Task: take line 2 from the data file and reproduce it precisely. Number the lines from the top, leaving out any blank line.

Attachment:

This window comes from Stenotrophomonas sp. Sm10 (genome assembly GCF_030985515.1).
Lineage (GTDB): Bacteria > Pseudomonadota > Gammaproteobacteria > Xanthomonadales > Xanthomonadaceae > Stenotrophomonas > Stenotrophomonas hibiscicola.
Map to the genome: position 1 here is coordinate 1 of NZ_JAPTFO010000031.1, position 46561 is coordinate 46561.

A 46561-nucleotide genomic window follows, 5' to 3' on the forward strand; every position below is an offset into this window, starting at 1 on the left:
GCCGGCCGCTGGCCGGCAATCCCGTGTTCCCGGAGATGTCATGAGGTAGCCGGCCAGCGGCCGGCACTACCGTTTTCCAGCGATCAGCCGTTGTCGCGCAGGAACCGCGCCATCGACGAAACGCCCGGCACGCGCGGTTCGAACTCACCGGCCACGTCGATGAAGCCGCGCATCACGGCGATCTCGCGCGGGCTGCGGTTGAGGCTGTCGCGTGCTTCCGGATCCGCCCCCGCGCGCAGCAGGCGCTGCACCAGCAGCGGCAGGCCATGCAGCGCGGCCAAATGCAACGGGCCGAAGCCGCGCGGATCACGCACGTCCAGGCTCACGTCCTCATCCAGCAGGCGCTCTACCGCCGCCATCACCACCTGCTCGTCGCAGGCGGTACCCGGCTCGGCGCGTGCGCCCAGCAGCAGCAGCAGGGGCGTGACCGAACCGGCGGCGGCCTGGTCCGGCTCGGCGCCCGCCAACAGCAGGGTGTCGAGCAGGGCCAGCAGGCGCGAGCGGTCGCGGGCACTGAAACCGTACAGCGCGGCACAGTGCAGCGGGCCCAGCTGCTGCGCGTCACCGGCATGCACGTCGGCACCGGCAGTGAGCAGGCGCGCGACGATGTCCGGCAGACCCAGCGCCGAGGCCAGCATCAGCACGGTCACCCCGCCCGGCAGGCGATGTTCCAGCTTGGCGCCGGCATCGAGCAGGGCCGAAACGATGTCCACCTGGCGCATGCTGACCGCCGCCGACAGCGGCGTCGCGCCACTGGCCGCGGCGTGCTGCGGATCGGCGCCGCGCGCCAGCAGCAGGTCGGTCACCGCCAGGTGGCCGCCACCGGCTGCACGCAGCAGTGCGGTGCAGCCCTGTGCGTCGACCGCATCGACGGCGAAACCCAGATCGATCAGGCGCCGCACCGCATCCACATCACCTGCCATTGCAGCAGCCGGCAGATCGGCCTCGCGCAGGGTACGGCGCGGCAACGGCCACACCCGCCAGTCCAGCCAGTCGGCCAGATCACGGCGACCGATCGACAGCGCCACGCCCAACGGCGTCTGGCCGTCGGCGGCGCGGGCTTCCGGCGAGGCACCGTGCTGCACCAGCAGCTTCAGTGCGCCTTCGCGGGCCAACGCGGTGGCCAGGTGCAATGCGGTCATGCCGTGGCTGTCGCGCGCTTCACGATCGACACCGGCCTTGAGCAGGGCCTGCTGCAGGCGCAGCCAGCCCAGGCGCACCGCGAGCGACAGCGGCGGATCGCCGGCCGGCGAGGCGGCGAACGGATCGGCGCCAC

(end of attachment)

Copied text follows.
Lineage (GTDB): Bacteria > Pseudomonadota > Gammaproteobacteria > Xanthomonadales > Xanthomonadaceae > Stenotrophomonas > Stenotrophomonas hibiscicola.